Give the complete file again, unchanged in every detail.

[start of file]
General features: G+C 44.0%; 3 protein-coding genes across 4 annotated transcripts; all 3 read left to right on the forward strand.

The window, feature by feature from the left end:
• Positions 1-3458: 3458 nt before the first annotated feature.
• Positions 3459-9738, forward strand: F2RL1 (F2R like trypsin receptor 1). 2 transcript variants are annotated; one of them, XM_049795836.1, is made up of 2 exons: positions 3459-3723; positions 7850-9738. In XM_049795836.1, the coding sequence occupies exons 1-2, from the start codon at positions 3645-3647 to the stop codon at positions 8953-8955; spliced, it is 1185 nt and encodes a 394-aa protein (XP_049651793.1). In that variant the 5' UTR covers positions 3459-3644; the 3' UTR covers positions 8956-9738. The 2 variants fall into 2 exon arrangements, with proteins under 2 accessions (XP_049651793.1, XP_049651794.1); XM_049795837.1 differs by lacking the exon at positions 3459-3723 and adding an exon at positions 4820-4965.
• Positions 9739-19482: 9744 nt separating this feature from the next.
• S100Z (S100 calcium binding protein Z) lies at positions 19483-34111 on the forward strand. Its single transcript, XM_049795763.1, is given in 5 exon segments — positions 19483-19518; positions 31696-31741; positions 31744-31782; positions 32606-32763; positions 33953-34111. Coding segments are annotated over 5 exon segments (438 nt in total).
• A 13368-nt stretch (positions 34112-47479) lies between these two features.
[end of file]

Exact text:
General features: G+C 44.0%; 3 protein-coding genes across 4 annotated transcripts; all 3 read left to right on the forward strand.

The window, feature by feature from the left end:
• Positions 1-3458: 3458 nt before the first annotated feature.
• Positions 3459-9738, forward strand: F2RL1 (F2R like trypsin receptor 1). 2 transcript variants are annotated; one of them, XM_049795836.1, is made up of 2 exons: positions 3459-3723; positions 7850-9738. In XM_049795836.1, the coding sequence occupies exons 1-2, from the start codon at positions 3645-3647 to the stop codon at positions 8953-8955; spliced, it is 1185 nt and encodes a 394-aa protein (XP_049651793.1). In that variant the 5' UTR covers positions 3459-3644; the 3' UTR covers positions 8956-9738. The 2 variants fall into 2 exon arrangements, with proteins under 2 accessions (XP_049651793.1, XP_049651794.1); XM_049795837.1 differs by lacking the exon at positions 3459-3723 and adding an exon at positions 4820-4965.
• Positions 9739-19482: 9744 nt separating this feature from the next.
• S100Z (S100 calcium binding protein Z) lies at positions 19483-34111 on the forward strand. Its single transcript, XM_049795763.1, is given in 5 exon segments — positions 19483-19518; positions 31696-31741; positions 31744-31782; positions 32606-32763; positions 33953-34111. Coding segments are annotated over 5 exon segments (438 nt in total).
• A 13368-nt stretch (positions 34112-47479) lies between these two features.